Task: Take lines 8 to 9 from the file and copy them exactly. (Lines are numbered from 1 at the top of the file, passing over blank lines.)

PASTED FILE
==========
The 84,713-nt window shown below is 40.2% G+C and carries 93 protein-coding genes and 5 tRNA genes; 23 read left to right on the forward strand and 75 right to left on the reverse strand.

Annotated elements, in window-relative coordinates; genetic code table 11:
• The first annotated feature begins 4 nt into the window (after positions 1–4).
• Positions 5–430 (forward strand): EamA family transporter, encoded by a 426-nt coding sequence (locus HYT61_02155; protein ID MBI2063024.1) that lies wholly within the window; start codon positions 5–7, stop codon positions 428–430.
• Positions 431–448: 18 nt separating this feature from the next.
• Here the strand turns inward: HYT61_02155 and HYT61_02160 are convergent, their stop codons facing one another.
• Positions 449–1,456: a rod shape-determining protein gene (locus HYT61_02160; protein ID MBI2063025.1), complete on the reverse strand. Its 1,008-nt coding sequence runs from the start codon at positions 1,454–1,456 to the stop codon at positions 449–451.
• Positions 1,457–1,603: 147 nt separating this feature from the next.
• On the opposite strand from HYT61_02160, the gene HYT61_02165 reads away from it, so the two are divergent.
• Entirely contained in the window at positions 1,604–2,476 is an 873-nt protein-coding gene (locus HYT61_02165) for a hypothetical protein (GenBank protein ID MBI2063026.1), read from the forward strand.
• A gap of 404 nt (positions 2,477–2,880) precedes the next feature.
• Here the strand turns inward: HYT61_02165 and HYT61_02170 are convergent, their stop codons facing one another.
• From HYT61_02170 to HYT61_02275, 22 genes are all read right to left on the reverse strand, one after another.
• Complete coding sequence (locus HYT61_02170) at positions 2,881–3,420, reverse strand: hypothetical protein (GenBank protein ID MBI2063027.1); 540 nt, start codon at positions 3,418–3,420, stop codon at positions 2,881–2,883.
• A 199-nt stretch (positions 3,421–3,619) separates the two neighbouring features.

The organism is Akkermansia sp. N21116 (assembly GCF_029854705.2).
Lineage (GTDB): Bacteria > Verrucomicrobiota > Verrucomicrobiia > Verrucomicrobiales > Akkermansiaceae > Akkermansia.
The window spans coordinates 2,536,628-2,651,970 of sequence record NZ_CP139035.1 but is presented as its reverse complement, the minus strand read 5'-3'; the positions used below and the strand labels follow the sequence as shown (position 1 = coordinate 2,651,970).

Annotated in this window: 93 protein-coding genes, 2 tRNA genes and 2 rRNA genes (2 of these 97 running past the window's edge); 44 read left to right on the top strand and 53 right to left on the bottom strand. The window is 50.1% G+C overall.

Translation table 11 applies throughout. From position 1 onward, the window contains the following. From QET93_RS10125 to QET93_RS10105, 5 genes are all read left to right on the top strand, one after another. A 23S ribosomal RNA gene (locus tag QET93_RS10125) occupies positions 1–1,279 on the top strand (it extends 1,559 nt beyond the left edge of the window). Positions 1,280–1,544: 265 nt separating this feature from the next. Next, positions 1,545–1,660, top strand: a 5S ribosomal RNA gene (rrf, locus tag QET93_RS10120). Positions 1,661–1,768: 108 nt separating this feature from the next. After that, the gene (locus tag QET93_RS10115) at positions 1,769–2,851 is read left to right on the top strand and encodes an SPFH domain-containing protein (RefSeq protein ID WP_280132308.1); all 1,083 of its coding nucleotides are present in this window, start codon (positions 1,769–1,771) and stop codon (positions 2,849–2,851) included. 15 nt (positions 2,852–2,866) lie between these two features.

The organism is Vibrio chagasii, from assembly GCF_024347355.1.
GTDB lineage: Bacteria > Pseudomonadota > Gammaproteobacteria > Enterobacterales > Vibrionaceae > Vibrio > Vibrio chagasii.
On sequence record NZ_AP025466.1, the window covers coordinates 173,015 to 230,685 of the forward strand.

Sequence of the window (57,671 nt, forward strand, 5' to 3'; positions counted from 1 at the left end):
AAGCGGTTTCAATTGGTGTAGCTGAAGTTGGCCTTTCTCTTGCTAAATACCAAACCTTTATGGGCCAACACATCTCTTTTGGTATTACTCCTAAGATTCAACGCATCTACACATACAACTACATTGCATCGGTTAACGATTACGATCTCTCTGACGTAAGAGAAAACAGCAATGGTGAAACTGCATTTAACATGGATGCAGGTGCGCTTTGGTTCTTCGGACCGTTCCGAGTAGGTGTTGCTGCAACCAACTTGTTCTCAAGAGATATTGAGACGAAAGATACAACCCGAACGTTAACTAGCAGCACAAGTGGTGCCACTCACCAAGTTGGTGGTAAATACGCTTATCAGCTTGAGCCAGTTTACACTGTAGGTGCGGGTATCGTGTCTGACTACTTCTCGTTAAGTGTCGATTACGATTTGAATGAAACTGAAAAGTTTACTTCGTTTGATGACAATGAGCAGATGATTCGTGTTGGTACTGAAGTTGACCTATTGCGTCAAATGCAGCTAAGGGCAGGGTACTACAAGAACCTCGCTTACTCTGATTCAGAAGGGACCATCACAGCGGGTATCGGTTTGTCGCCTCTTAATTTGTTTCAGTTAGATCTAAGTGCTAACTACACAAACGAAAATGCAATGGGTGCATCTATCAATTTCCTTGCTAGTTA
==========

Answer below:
• Positions 1,457–1,603: 147 nt separating this feature from the next.
• On the opposite strand from HYT61_02160, the gene HYT61_02165 reads away from it, so the two are divergent.